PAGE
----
Naturopath Suzy Sherratt walks us through why it’s helpful to keep a food diary

Suzy Sherratt of Look After You is a Yorkshire-based nutrition and reflexology expert. Suzy’s been in practice over 18 years, helping people solve digestive distress and illnesses - and she knows the importance of keeping track! Suzy was inspired to study nutrition through being raised by parents who found solutions to their own health issues using food as medicine, and we caught up with Suzy to get her take on why it’s helpful to keep a food diary:

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In the last eighteen plus years of my Nutrition practice I would estimate that at least a third of all the people I have been visited by, come to me with a diagnosis of some form of digestive issue, varying from self or GP-diagnosed Irritable Bowel Syndrome through to the case of someone diagnosed with Crohn’s disease and desperate to start to treat it naturally from their hospital bed!

However, a further third who visit with other health issues, for example with migraines or PMT or CFS (Chronic Fatigue Syndrome) also acknowledge that they have problems with digestion, even if limited to abdominal bloating each evening etc.

As a general rule in each of these cases I will often suggest - along with any dietary advice I’ve given - that my client go away and keep a food diary for at least a month, looking at what they ate and drank each day, and how their energy, cravings, mental state, stress levels etc. were that day. Stress may seem an odd thing to note, but its physiological effects are so drying and your gut uses an enormous amount of water to “do” digestion! It’s important to remember that we don’t always react immediately with intolerance to a food, so a good food diary like the TFDC makes it easy to look and compare the previous/following few days as well.

A main reason for keeping a food diary, is that each client is able to start to identify for themselves with more clarity which foods may be causing a reaction, so that it is not just me suggesting which foods are the more likely culprits. Unfortunately, these are often foods that they feel they will really miss and one of my jobs is to help inspire with all the other lovely foods there are available to eat! I did have one person say to me years ago, “I can’t possibly give up bread; I just bought a bread-maker!!” Sadly, they wished to keep the gluten and the symptoms and I never saw them again!!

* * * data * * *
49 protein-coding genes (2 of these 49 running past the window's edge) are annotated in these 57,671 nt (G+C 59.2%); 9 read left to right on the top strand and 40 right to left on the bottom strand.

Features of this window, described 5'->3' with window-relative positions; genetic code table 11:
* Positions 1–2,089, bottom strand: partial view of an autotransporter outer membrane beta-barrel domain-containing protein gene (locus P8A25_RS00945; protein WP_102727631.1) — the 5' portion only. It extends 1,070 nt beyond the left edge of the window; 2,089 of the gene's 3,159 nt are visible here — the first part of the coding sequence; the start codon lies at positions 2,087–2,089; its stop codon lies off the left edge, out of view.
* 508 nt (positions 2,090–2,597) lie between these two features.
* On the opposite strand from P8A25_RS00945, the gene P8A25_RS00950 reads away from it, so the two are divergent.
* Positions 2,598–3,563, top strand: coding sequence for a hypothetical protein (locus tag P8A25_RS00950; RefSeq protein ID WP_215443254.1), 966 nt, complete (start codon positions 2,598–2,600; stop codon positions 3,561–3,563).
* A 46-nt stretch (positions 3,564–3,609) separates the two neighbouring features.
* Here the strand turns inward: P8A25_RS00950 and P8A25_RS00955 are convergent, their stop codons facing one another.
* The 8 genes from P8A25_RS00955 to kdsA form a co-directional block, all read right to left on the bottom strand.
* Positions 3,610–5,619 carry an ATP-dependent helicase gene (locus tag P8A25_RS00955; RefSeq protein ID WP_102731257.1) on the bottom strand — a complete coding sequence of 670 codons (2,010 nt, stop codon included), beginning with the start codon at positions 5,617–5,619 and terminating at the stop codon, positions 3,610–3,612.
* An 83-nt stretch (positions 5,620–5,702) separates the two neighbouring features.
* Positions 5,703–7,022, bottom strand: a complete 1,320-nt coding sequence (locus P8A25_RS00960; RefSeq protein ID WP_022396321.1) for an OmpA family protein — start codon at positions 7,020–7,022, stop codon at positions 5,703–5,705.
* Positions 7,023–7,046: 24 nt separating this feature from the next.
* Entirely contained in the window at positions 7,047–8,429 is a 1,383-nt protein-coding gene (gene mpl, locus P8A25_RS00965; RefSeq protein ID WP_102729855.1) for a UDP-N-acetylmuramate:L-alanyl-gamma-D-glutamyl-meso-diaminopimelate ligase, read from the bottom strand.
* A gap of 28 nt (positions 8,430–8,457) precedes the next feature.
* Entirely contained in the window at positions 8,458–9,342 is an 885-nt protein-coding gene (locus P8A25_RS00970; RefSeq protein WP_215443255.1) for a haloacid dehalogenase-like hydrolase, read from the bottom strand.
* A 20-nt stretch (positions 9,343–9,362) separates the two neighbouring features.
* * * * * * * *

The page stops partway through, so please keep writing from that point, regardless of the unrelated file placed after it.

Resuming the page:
I also affirm to people that changing what you eat is not easy, it requires a lot more thought and a huge change of focus, the focus from being “that’s really tasty” to “how are my body and my gut going to feel about this?” A focus that is on feeling really energised and well and “what can I eat that is going to make me bounce out of bed and feel vital all day?”

I always say to clients liken the digestive system to the computer acronym GIGO: Garbage In, Garbage Out. Any time we get a symptom, be it constipation, diarrhoea, bloating, wind, or colic pain, the gut is letting us know that it cannot handle what we are trying to feed it and the TFDC food diary is a useful and constructive way to help you figure out what it is struggling with. It’s also worth remembering that a more intense reaction to food may cause symptoms that do not seem related to gut, such as sinus issues, headaches or migraines etc.

Sometimes people can feel that there is nothing they can eat comfortably, and one of my roles alongside identifying what is causing difficulties is to provide some food inspiration to help make that transition to a new or different diet much easier!

Thank you so much Suzy! It’s fascinating to get more of an insight of the difficulties of changing people’s habits from the perspective of the nutritionist! If you’re interested in Suzy’s services, she qualified as a naturopathic nutritionist nineteen years ago and has taught nutrition and baby weaning to practitioners, health professionals, individuals and parents. She runs juice detox retreats for individuals wanting to create major health changes with nutrition and naturopathy, details on the website: the name of which is a reminder to look after you so that you thrive, and have the energy to do what you came here to do with passion and love and help and care for others if needed!